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The Bottom Line Guide to Dairy-Free Milks

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Your decision to switch from cow’s milk to plant-based milk seemed easy…until you found yourself standing in a supermarket aisle (or multiple aisles!) overwhelmed by how many choices there are. All those different plant-based milk cartons taking over the shelves and refrigerator cases leave you with questions rather than answers. Which one is the healthiest choice, and which one the best-tasting—and do you have to sacrifice one for the other?

That’s exactly what researchers at McGill University, Montreal, decided to find out. They looked at how four of the most popular nondairy alternatives stacked up, ounce for ounce, to an eight-ounce glass of whole cow’s milk with its 158 calories, 9 grams (g) of fat, 8.1 g of protein, 11.5 g of carbs and 294 milligrams (mg) of calcium. They compared several different brands within each category, all unsweetened and, like cow’s milk, vitamin D-fortified. In this Bottom Line article, we’re going to help you understand nine different kinds of plant milk, but let’s start with the four kinds that these researchers studied…

Soy milk: Nutritionally, at least, this early entry among milk alternatives came out the winner. Its protein content is comparable to cow’s milk with fewer calories overall (95) and less fat (4.5 g). Plus it gives you 330 mg of added bone-building calcium (about one-third of the RDA), B vitamins, potassium and some fiber (cow’s milk—as well as many other plant-based milks—doesn’t have any). Soy milk also is rich in isoflavones, which may help fight cancer. The downside: Some people just don’t like soy milk’s soybeany flavor, and soy allergies are common, especially in children.

Almond milk: This is the most popular kind of plant-based milk in the US—probably because of its pleasingly nutty flavor. If you’re trying to limit calories, it has the fewest, just 35 in an eight-ounce serving. Most of those calories come from almond milk’s 2.5 g of heart-healthy unsaturated fat, the kind that may reduce levels of LDL, the so-called bad cholesterol. A serving has only 1 g of protein but the same calcium content as soy milk plus 1 g of fiber. The downside: If you’re allergic to tree nuts, you probably need to steer clear of almond milk and its many flavor combos. Also, if you’re looking for a milk that will supply a good amount of protein, this isn’t it. Note: Almond and other nut milks have low calorie counts because they’re mostly water—a serving is not comparable to the nutrients in a handful of nuts or to the high calorie content of nuts (between 150 and 200 per ounce).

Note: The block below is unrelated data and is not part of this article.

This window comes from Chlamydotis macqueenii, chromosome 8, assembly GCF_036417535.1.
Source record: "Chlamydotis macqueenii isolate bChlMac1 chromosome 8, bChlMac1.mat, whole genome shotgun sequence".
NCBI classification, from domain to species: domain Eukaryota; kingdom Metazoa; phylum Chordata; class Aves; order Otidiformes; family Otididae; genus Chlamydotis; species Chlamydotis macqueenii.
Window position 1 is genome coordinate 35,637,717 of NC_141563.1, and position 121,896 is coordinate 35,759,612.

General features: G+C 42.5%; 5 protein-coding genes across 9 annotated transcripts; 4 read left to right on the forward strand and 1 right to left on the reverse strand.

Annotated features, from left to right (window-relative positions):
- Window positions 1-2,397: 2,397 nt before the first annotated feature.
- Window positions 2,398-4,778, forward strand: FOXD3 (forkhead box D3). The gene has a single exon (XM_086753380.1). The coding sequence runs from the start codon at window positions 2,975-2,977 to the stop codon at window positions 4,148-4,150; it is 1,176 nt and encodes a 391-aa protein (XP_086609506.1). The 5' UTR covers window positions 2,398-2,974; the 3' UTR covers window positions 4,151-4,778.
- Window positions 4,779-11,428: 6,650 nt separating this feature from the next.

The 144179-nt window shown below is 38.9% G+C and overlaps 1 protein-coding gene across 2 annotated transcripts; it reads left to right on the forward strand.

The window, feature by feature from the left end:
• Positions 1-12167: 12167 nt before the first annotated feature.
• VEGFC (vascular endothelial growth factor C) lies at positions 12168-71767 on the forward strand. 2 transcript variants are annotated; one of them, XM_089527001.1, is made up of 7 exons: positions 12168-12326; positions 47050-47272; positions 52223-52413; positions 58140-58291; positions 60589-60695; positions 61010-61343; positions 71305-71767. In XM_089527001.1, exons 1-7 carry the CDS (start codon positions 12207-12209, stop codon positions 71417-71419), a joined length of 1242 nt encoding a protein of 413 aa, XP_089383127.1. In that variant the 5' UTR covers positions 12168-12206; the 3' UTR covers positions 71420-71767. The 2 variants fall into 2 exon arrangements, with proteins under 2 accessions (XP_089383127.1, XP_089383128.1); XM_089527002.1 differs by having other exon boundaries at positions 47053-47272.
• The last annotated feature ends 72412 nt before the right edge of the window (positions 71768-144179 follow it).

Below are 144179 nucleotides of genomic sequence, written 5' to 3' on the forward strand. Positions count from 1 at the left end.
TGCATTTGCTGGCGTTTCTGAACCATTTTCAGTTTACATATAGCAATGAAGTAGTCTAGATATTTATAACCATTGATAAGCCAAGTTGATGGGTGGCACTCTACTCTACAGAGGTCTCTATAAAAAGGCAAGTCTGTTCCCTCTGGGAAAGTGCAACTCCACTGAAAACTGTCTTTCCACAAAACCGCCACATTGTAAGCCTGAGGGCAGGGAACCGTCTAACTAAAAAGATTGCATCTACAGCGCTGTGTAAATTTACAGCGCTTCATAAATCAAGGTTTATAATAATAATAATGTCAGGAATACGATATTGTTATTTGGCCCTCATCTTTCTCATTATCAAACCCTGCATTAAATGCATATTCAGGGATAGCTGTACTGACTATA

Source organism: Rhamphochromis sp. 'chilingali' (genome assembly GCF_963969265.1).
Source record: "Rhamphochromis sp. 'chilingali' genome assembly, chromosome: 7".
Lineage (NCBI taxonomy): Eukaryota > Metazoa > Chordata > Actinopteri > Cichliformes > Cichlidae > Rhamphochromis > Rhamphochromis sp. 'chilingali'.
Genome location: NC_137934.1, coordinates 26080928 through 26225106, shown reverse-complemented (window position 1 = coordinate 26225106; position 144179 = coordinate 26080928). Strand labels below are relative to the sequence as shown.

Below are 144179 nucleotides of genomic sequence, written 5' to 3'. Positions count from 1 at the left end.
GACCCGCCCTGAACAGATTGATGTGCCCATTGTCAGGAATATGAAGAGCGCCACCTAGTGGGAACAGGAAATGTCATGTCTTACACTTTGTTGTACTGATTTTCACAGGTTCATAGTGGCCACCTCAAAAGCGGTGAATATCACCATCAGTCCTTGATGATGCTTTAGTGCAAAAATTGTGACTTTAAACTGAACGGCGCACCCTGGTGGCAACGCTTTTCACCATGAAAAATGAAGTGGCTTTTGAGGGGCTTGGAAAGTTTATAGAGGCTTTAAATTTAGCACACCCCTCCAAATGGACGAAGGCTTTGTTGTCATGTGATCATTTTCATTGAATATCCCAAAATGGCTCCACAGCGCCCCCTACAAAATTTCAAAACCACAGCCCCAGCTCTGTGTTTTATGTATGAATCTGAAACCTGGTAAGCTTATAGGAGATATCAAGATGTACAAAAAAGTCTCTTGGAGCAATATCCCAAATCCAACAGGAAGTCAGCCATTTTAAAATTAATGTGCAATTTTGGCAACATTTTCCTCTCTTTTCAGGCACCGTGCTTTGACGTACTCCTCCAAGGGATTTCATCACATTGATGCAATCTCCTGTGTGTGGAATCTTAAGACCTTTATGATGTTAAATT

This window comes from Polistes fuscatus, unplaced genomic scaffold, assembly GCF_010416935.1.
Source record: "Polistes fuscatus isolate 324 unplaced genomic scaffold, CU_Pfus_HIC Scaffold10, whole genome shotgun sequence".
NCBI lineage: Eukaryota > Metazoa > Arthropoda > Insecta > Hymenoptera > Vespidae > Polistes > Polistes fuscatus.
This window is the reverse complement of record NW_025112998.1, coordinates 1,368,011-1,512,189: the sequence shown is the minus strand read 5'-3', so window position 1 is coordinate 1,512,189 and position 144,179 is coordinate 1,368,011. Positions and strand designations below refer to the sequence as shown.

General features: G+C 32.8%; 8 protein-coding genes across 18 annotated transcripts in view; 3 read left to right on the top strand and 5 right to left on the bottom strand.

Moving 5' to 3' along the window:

Rice milk: This is obviously a nondairy option to consider if you’re allergic to soy or nuts. But sweet-tasting rice milk is high in carbohydrates—read, sugar—at 26 g per serving, more than double what’s in cow’s milk, and that’s where most of its 130 calories come from. (You can find unsweetened rice milk, which has about the same carb content as dairy milk.) Its fat and protein contents mirror almond milk, but it has less calcium than almond or soy milk. The downside: The sugar. If you follow a low-carb eating plan, you’ll use up most, if not all, of your daily allotment on just one glass of rice milk.

Coconut milk: This beverage scores high for many people because of its pleasant coconutty taste and the fact that it’s low-calorie (45). It has 1 g of fiber and about 8 g of carbs, but no protein. Most of the calories come from saturated fat (4.5 g), though that’s still about half the fat of whole milk. Also, coconut fat contains lauric acid, which raises HDL—the good cholesterol—and reduces LDL. The downside: The lack of protein. Important: If you decide to drink coconut milk for its taste and low-sugar content, look for a coconut milk beverage, not the very-high-fat canned coconut milks meant for cooking.

EVEN MORE PLANT-BASED MILKS

Research done at the University of Virginia Health System, Charlottesville, dove even deeper into the many choices of milk alternatives fortified with calcium and vitamin D including…

Pea milk: One of the newest plant milks on the market, this is made with yellow split peas. Like soy, peas are a protein-rich legume, and the milk’s protein content is comparable to that of cow’s milk. Eight ounces have 70 calories and 4.5 g of total fat. Pea milk has a creamy consistency and taste similar to that of whole cow’s milk. It’s typically fortified with potassium, iron and omega-3 fatty acids. The downside: Currently only one national company, Ripple, makes it, so it could be harder to find than other milk types.